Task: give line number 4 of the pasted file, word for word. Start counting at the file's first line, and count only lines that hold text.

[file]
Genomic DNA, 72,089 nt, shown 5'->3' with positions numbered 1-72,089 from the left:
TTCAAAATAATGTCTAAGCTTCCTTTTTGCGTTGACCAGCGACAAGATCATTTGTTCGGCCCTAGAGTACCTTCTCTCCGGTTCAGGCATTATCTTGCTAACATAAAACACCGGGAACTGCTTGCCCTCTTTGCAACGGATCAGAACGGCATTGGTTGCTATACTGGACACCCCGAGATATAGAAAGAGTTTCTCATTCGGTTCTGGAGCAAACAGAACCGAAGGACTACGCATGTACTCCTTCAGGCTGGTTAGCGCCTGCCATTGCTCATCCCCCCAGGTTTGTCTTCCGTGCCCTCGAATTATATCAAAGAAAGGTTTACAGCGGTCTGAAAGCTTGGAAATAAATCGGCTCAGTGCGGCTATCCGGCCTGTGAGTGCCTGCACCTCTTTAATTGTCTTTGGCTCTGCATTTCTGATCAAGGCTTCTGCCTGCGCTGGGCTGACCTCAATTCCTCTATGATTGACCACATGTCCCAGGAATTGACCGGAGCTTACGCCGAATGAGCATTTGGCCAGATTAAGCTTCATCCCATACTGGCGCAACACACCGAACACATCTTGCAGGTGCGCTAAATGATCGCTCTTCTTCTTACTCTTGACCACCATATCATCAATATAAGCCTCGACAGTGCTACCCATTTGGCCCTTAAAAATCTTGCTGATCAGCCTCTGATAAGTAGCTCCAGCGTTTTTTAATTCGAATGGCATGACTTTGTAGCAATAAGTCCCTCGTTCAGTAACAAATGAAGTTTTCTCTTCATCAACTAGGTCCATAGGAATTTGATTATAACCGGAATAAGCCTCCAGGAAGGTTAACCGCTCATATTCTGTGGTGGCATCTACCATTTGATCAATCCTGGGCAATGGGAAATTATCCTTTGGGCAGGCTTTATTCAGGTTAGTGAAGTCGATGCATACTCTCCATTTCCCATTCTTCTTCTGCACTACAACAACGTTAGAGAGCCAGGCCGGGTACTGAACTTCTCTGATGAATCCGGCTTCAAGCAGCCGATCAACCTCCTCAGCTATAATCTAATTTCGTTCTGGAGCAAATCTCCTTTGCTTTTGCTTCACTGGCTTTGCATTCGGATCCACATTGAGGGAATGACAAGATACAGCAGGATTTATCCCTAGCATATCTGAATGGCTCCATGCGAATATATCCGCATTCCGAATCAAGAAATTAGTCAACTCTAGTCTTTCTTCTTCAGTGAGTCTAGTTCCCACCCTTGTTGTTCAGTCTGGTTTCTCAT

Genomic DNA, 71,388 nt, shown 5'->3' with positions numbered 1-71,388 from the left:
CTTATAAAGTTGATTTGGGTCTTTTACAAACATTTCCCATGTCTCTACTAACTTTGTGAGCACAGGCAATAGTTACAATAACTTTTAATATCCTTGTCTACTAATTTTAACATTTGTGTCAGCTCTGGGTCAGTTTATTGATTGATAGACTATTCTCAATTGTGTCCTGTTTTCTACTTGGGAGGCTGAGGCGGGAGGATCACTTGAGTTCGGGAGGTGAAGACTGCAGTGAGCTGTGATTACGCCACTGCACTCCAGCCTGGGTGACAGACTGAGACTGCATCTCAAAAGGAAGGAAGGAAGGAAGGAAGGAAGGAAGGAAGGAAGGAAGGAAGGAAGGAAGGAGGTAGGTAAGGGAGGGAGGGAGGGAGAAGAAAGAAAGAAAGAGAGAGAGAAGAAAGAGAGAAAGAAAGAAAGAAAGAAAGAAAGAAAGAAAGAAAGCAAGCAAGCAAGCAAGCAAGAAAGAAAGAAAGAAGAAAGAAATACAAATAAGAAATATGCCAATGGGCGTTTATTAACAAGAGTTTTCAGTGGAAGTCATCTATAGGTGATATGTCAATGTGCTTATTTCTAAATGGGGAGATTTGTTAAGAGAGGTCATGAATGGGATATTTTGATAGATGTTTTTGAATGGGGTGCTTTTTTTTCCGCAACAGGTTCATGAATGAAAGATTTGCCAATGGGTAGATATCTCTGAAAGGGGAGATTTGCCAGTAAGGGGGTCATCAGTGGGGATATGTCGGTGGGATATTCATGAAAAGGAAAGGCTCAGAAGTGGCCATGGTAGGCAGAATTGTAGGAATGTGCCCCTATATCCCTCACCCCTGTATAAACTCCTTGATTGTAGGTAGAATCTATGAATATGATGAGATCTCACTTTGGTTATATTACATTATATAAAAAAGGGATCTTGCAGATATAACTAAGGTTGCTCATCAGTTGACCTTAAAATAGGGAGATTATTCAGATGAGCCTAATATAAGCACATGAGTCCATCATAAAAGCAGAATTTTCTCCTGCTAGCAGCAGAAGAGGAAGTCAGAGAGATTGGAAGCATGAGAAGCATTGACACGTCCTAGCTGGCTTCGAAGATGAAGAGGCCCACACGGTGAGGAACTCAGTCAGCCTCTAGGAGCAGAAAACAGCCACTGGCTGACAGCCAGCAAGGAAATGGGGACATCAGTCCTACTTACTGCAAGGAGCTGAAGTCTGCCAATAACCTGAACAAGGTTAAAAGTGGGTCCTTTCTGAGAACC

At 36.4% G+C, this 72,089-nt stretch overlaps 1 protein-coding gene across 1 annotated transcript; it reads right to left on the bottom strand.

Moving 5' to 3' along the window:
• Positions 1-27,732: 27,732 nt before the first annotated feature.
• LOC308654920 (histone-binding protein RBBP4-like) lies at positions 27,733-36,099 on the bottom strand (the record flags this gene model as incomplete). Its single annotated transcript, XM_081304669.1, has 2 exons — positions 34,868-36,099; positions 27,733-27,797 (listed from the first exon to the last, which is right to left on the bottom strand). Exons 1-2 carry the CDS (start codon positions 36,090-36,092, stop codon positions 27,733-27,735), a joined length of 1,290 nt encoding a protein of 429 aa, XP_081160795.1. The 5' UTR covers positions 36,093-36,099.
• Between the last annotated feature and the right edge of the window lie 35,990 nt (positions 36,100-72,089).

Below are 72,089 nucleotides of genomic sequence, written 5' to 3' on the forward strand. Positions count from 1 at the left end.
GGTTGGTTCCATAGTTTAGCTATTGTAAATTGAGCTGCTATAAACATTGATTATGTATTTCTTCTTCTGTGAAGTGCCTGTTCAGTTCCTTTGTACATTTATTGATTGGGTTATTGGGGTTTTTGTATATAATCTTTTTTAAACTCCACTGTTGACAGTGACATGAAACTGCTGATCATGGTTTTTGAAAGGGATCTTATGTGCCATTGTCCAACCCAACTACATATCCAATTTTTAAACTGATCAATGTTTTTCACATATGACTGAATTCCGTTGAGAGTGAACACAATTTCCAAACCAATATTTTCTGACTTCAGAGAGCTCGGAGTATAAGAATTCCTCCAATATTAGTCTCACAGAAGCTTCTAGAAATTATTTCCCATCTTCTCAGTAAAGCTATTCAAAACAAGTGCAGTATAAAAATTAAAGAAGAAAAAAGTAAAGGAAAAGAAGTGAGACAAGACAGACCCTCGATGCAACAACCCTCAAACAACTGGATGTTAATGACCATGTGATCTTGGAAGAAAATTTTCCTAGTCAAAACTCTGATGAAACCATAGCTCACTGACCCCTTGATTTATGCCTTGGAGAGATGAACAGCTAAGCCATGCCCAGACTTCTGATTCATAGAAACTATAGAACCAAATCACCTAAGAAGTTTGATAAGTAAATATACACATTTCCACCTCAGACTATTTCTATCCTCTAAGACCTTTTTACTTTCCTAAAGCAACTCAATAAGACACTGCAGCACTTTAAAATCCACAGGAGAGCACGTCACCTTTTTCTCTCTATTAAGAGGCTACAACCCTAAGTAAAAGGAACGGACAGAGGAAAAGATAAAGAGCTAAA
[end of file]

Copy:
CTTATAAAGTTGATTTGGGTCTTTTACAAACATTTCCCATGTCTCTACTAACTTTGTGAGCACAGGCAATAGTTACAATAACTTTTAATATCCTTGTCTACTAATTTTAACATTTGTGTCAGCTCTGGGTCAGTTTATTGATTGATAGACTATTCTCAATTGTGTCCTGTTTTCTACTTGGGAGGCTGAGGCGGGAGGATCACTTGAGTTCGGGAGGTGAAGACTGCAGTGAGCTGTGATTACGCCACTGCACTCCAGCCTGGGTGACAGACTGAGACTGCATCTCAAAAGGAAGGAAGGAAGGAAGGAAGGAAGGAAGGAAGGAAGGAAGGAAGGAAGGAAGGAGGTAGGTAAGGGAGGGAGGGAGGGAGAAGAAAGAAAGAAAGAGAGAGAGAAGAAAGAGAGAAAGAAAGAAAGAAAGAAAGAAAGAAAGAAAGAAAGCAAGCAAGCAAGCAAGCAAGAAAGAAAGAAAGAAGAAAGAAATACAAATAAGAAATATGCCAATGGGCGTTTATTAACAAGAGTTTTCAGTGGAAGTCATCTATAGGTGATATGTCAATGTGCTTATTTCTAAATGGGGAGATTTGTTAAGAGAGGTCATGAATGGGATATTTTGATAGATGTTTTTGAATGGGGTGCTTTTTTTTCCGCAACAGGTTCATGAATGAAAGATTTGCCAATGGGTAGATATCTCTGAAAGGGGAGATTTGCCAGTAAGGGGGTCATCAGTGGGGATATGTCGGTGGGATATTCATGAAAAGGAAAGGCTCAGAAGTGGCCATGGTAGGCAGAATTGTAGGAATGTGCCCCTATATCCCTCACCCCTGTATAAACTCCTTGATTGTAGGTAGAATCTATGAATATGATGAGATCTCACTTTGGTTATATTACATTATATAAAAAAGGGATCTTGCAGATATAACTAAGGTTGCTCATCAGTTGACCTTAAAATAGGGAGATTATTCAGATGAGCCTAATATAAGCACATGAGTCCATCATAAAAGCAGAATTTTCTCCTGCTAGCAGCAGAAGAGGAAGTCAGAGAGATTGGAAGCATGAGAAGCATTGACACGTCCTAGCTGGCTTCGAAGATGAAGAGGCCCACACGGTGAGGAACTCAGTCAGCCTCTAGGAGCAGAAAACAGCCACTGGCTGACAGCCAGCAAGGAAATGGGGACATCAGTCCTACTTACTGCAAGGAGCTGAAGTCTGCCAATAACCTGAACAAGGTTAAAAGTGGGTCCTTTCTGAGAACC